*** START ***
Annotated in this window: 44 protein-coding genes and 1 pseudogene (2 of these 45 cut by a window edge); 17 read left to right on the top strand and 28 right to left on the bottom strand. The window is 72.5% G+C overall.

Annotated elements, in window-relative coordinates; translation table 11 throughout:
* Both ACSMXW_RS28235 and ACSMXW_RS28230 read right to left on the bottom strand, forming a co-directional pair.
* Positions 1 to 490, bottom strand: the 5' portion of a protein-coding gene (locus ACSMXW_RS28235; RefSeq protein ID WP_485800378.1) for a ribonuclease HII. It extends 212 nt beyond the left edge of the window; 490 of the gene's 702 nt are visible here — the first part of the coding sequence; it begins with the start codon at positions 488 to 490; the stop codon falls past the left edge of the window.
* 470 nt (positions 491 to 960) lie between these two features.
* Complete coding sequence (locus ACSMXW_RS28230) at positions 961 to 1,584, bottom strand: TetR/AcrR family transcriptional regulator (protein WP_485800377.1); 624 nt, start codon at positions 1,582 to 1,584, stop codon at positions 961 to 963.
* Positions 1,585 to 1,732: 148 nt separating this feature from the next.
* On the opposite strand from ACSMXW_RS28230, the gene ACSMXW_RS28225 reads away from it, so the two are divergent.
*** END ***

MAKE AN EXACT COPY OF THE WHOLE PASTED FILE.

Annotated in this window: 44 protein-coding genes and 1 pseudogene (2 of these 45 cut by a window edge); 17 read left to right on the top strand and 28 right to left on the bottom strand. The window is 72.5% G+C overall.

Annotated elements, in window-relative coordinates; translation table 11 throughout:
* Both ACSMXW_RS28235 and ACSMXW_RS28230 read right to left on the bottom strand, forming a co-directional pair.
* Positions 1 to 490, bottom strand: the 5' portion of a protein-coding gene (locus ACSMXW_RS28235; RefSeq protein ID WP_485800378.1) for a ribonuclease HII. It extends 212 nt beyond the left edge of the window; 490 of the gene's 702 nt are visible here — the first part of the coding sequence; it begins with the start codon at positions 488 to 490; the stop codon falls past the left edge of the window.
* 470 nt (positions 491 to 960) lie between these two features.
* Complete coding sequence (locus ACSMXW_RS28230) at positions 961 to 1,584, bottom strand: TetR/AcrR family transcriptional regulator (protein WP_485800377.1); 624 nt, start codon at positions 1,582 to 1,584, stop codon at positions 961 to 963.
* Positions 1,585 to 1,732: 148 nt separating this feature from the next.
* On the opposite strand from ACSMXW_RS28230, the gene ACSMXW_RS28225 reads away from it, so the two are divergent.